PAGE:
This post has been updated.
New Jersey Governor Chris Christie will not run for the GOP presidential nomination in the next election cycle, Fox News reported on Tuesday.
The big name Republican has vehemently denied he could vie for the White House in 2012 in recent months amid buzz that he could jump into the race.
The Star Ledger reports that Todd Christie, the New Jersey governor's brother, said on Tuesday, "I'm sure that he's not going to run." He added, "If he's lying to me, I'll be as stunned as I've ever been in my life."
Despite insistence from Christie himself that a presidential campaign is out of the cards, the Wall Street Journal reported on Monday:
A determined cadre of Republican donors is casting wishful eyes on New Jersey Gov. Chris Christie in an 11th-hour push to persuade the former prosecutor to enter the 2012 presidential race.
The drive reflects lingering discontent in some GOP quarters over the current crop of GOP candidates, particularly since the recent stumbles of Texas Gov. Rick Perry, who has led in national polls of Republican voters.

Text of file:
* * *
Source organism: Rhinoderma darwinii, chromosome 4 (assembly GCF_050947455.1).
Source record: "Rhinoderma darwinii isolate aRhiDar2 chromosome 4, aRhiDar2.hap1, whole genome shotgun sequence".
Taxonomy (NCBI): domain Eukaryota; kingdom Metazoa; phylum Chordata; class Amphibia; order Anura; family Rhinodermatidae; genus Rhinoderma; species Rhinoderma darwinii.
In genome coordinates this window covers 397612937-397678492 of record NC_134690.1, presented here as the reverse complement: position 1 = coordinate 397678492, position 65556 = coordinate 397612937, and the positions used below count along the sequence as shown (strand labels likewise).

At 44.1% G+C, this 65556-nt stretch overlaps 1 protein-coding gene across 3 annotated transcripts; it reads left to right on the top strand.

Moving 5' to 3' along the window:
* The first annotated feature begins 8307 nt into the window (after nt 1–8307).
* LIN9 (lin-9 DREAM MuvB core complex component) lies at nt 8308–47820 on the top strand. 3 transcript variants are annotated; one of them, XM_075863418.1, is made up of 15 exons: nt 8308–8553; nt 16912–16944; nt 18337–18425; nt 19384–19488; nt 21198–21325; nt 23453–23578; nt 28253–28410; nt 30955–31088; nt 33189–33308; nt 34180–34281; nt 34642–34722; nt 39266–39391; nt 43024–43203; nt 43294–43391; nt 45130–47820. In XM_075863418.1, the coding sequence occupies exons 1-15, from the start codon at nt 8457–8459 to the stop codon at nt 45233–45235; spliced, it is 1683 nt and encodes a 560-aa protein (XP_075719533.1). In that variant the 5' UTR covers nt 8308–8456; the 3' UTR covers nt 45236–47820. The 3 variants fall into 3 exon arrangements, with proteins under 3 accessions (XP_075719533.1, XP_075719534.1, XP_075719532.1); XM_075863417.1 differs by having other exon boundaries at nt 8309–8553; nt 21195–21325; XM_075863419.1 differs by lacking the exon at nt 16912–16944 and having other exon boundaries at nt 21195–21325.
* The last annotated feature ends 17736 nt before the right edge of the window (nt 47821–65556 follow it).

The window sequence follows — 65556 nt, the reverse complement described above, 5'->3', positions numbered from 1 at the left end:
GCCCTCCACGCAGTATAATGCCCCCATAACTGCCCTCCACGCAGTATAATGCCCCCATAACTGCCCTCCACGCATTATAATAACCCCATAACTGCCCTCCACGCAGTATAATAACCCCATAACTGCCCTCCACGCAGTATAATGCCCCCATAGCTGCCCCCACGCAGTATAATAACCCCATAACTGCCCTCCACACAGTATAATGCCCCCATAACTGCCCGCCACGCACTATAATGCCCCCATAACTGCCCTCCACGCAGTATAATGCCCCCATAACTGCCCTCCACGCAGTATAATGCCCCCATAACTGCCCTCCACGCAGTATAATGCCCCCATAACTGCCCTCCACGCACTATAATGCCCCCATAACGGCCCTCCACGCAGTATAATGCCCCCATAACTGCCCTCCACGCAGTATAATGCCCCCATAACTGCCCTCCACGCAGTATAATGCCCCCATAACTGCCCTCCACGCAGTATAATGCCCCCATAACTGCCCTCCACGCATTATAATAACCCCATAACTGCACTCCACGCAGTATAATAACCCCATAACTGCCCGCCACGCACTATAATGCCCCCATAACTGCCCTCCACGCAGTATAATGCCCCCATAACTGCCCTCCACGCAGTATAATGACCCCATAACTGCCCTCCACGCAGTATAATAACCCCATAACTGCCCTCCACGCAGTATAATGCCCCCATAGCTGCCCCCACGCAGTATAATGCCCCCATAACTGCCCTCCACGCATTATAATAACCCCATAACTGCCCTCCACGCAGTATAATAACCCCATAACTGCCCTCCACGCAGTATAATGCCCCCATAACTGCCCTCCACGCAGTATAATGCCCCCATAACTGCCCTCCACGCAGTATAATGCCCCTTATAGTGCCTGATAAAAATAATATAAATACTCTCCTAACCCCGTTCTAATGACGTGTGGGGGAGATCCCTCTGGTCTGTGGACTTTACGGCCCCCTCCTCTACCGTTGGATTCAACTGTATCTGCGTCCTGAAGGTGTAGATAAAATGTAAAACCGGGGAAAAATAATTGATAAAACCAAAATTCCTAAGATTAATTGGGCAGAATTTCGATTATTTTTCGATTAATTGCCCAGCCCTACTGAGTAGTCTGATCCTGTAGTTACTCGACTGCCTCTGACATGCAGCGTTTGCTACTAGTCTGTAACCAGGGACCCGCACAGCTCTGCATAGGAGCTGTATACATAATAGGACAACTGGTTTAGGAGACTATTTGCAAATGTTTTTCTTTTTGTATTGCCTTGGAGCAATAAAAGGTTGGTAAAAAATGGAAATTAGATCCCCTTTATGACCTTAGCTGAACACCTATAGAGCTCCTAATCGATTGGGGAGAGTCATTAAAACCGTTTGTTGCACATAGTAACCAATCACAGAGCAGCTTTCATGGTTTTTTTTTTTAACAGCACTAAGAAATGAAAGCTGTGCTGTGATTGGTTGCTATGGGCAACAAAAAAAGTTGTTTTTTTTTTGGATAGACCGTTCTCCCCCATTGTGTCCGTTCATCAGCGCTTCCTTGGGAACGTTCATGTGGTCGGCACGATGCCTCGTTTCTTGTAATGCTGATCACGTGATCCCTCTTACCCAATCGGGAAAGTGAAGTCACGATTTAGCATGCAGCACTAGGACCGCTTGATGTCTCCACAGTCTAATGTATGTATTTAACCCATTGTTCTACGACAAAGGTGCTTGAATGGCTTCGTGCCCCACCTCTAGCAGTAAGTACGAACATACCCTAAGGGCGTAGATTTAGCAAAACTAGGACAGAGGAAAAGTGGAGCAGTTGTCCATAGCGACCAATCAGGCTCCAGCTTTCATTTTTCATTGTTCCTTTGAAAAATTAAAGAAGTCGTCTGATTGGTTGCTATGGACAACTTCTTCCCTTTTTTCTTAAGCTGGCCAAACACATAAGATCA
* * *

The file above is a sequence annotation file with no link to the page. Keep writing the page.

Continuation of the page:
Two Republican sources told Politico over the weekend that Christie was reconsidering entering the presidential race.
Christie made headlines last year with his choice of words in attempting to crush speculation he could run. He said, "Short of suicide, I don't really know what I'd have to do to convince you people that I'm not running."
UPDATE: A source tells ABC News that Christie is still considering running for president. The source suggested that the remarks from the Republican governor's brother on the next election cycle should be disregarded and that the comments "were a little out of turn."
Below, video of what Christie had to say on speculation he could launch a campaign in 2012 during an appearance on CNN's "Piers Morgan Tonight" over the summer.
More:Chris Christie For President Chris Christie Chris-christie Christie 2012 Christie For President
SUBSCRIBE AND FOLLOW
Get top stories and blog posts emailed to me each day. Newsletters may offer personalized content or advertisements.Learn more